Should I be gluten free?
Going “gluten free” continues to be a common diet practice and marketing term in our country, and we can bet you either know someone who follows this eating style or perhaps have tried it yourself. Yet what we find is that many people don’t really know if they should be gluten free in the first place, and if they should, why does it matter? To help clear things up, we’ll dive into this more below.
What is gluten?
Gluten is a type of protein found in the grains of wheat, barley, and rye. It is what gives these grains structure, flexibility, and holds them together. Without gluten, things like bread and pasta would likely have a stiff, hard texture rather than one that is flexible and slightly chewy, and would fall apart more easily.
Some of the most common food sources of gluten include:
- Most breads & pastas (unless certified gluten-free)
- Traditional doughs, crusts and pastries
- Other products made with wheat such as crackers, flour tortillas, english muffins, bagels, etc
Gluten can also be an ingredient in many foods, such as processed meats, beer, vinegars, soy sauce, many sauces and gravies, and more.
Why might gluten be a problem?
Going gluten free was originally recommended as an essential treatment for people with Celiac disease, which is an autoimmune disease that affects the gut and requires a gluten free diet to be managed. Yet even people without Celiac disease may be intolerant to gluten, or have a condition in which removing gluten from their diets can help manage symptoms. For various reasons, gluten intolerance, also referred to as non-celiac gluten sensitivity, has been on the rise in our culture and is now estimated to affect 18 million Americans. While the cause of the increase is sometimes unclear, some factors that may be playing a role include:
- New wheat varieties that have a higher gluten content
- Increased intake and exposure to gluten in the diet
- Use of pesticides on gluten-containing crops which may interfere with its oral and digestive tolerance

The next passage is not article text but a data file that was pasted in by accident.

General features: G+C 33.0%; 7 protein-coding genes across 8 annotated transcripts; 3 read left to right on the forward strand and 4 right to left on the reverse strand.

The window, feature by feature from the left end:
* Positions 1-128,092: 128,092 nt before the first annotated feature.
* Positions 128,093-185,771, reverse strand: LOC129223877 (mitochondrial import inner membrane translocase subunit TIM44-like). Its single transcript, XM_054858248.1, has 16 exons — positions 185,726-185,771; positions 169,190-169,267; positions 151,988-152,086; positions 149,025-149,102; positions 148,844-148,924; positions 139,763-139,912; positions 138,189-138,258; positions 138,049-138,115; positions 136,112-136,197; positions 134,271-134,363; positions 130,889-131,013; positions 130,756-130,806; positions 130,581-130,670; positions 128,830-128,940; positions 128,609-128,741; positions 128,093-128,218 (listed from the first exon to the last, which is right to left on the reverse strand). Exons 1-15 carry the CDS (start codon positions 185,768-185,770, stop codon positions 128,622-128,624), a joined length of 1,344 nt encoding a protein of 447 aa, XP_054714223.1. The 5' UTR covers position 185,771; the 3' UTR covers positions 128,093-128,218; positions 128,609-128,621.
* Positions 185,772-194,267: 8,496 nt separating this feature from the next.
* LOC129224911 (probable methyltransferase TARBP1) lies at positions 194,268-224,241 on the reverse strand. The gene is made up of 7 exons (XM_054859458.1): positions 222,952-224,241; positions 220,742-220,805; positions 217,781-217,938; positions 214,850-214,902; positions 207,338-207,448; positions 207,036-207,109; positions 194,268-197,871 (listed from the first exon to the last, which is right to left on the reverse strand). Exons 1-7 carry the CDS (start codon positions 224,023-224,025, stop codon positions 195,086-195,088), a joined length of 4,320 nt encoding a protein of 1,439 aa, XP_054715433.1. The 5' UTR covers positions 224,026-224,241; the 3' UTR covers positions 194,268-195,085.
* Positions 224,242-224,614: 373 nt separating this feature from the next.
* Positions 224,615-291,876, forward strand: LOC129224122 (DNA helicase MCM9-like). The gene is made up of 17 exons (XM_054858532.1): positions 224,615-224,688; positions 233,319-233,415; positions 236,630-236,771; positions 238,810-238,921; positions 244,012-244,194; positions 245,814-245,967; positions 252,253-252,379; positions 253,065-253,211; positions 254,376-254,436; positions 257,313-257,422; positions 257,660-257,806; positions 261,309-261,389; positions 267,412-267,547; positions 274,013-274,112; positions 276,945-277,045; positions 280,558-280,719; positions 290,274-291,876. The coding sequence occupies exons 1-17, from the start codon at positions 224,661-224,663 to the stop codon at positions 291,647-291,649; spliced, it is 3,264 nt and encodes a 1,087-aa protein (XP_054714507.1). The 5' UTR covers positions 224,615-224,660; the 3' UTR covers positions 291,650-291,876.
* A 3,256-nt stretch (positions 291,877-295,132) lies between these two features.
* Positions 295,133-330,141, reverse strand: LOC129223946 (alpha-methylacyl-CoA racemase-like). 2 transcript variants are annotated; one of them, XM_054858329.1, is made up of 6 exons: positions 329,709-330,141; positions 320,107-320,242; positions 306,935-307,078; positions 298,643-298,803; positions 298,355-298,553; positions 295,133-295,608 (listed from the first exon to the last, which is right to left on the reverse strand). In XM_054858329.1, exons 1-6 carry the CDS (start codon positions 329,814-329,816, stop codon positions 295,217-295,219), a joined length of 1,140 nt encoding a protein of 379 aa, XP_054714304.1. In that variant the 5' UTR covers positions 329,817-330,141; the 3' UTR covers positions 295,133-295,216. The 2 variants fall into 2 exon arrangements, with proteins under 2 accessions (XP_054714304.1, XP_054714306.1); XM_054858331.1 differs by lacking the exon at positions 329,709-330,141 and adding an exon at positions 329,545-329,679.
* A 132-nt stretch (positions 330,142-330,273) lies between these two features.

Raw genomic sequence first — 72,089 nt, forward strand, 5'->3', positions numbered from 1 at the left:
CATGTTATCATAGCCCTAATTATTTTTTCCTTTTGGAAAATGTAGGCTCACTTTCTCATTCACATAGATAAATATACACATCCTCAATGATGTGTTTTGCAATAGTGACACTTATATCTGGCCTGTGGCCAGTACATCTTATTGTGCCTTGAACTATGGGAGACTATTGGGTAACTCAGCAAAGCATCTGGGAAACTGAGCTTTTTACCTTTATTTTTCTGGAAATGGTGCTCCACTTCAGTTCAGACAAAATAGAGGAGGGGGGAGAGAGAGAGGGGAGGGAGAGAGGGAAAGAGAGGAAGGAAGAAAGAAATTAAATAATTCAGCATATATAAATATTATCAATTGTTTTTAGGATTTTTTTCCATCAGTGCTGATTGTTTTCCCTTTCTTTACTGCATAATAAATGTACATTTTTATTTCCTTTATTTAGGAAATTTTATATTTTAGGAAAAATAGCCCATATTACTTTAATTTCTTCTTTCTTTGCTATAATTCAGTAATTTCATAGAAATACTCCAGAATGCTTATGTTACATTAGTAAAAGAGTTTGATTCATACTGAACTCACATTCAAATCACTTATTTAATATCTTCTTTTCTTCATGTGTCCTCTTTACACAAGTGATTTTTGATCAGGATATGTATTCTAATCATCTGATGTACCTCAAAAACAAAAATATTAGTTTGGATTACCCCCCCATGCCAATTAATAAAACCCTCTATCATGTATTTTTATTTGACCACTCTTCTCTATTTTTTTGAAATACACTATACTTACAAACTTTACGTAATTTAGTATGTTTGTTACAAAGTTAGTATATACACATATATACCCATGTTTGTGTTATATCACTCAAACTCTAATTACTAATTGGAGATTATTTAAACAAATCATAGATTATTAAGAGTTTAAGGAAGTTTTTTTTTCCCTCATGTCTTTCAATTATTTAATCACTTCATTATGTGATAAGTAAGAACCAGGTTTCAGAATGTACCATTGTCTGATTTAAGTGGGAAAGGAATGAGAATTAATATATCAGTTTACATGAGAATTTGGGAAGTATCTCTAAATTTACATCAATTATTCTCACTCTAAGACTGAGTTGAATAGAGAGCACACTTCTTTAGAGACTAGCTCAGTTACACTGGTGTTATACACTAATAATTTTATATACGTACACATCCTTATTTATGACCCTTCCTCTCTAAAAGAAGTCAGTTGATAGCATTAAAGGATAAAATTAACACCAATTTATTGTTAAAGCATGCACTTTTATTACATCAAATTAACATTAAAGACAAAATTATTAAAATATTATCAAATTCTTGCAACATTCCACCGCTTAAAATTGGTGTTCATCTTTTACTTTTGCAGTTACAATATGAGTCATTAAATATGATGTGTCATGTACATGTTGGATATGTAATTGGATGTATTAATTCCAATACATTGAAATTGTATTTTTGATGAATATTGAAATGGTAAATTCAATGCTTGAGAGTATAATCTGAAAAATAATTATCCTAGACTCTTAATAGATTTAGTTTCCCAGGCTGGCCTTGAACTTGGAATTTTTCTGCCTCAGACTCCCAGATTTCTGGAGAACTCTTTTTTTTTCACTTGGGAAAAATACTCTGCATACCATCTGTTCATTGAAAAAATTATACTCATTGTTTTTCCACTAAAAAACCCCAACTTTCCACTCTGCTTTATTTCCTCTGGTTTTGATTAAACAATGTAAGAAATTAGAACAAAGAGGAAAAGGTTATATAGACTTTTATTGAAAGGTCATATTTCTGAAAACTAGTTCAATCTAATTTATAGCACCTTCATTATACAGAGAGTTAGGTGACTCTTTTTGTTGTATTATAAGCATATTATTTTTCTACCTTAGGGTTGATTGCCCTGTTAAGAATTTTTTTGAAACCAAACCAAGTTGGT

- Changes in genetics
- Imbalanced diet overall, which can negatively impact the gut and make a gluten sensitivity more likely to develop
For some people (even those without gluten sensitivity), gluten has also been shown to promote inflammation and contribute to an altered balance of gut bacteria (known as dysbiosis). Each of these things can manifest in different ways and cause potential issues in the body (described more below).
Who could be sensitive to gluten?
A sensitivity to gluten may develop over time and may occur as a result of the development of various conditions and disorders.
Some conditions that may warrant eliminating gluten include:
- Digestive disorders such as IBS and SIBO, since gluten has been shown to negatively impact the gut microbiome and increase intestinal permeability (which means potentially worse symptoms)
- Unexplained allergies, since gluten intolerance can negatively affect the immune system and make allergies more likely to develop
- Autoimmune disorders, such as multiple sclerosis, hashimotos, and fibromyalgia, which gluten may also interfere with
- Inflammatory conditions like migraines, arthritis, and acne, since gluten can promote inflammation in certain people and make these conditions even worse
- Mental and mood disorders such as ADHD, autism, and chronic, unexplained difficulty concentrating, or depression. These also may be caused in part from inflammation associated with gluten sensitivity
- Diagnosed food sensitivity to gluten or any gluten containing food
If you suspect you may be intolerant or sensitive to gluten, here are some symptoms to look out for (note that they aren’t limited to just the gut!)*:
- Frequent constipation, diarrhea, stomach cramping, or excessive gas or bloating
- Joint pain
- Unexplained mood changes
- Lack of ability to think clearly (aka: “brain fog”)
*Note that each of these symptoms can also be caused by other things, so more thorough evaluation may be needed. This list is referring to symptom occurrence after eating gluten specifically.
Keep in mind, though, that gluten isn’t the cause or solution for everyone. Many nutrient dense foods contain gluten, so it is not wise or necessary to avoid it unless you have one of the conditions described above, or have been diagnosed with celiac disease or gluten intolerance or have been advised by a trusted healthcare professional to do so for other reasons. Since it can be tricky to determine whether or not you should remove gluten from your diet, we always recommend working alongside a trained professional (like us!) to help guide you.
Not everyone needs to eliminate gluten, but there are many circumstances which may warrant removing gluten for some people. The good news is that following a gluten free diet has become easier than ever before with a greater variety of gluten free products on the market. Feel free to reach out to us with any questions or for help determining whether or not you should be gluten free and for help planning a gluten free eating plan!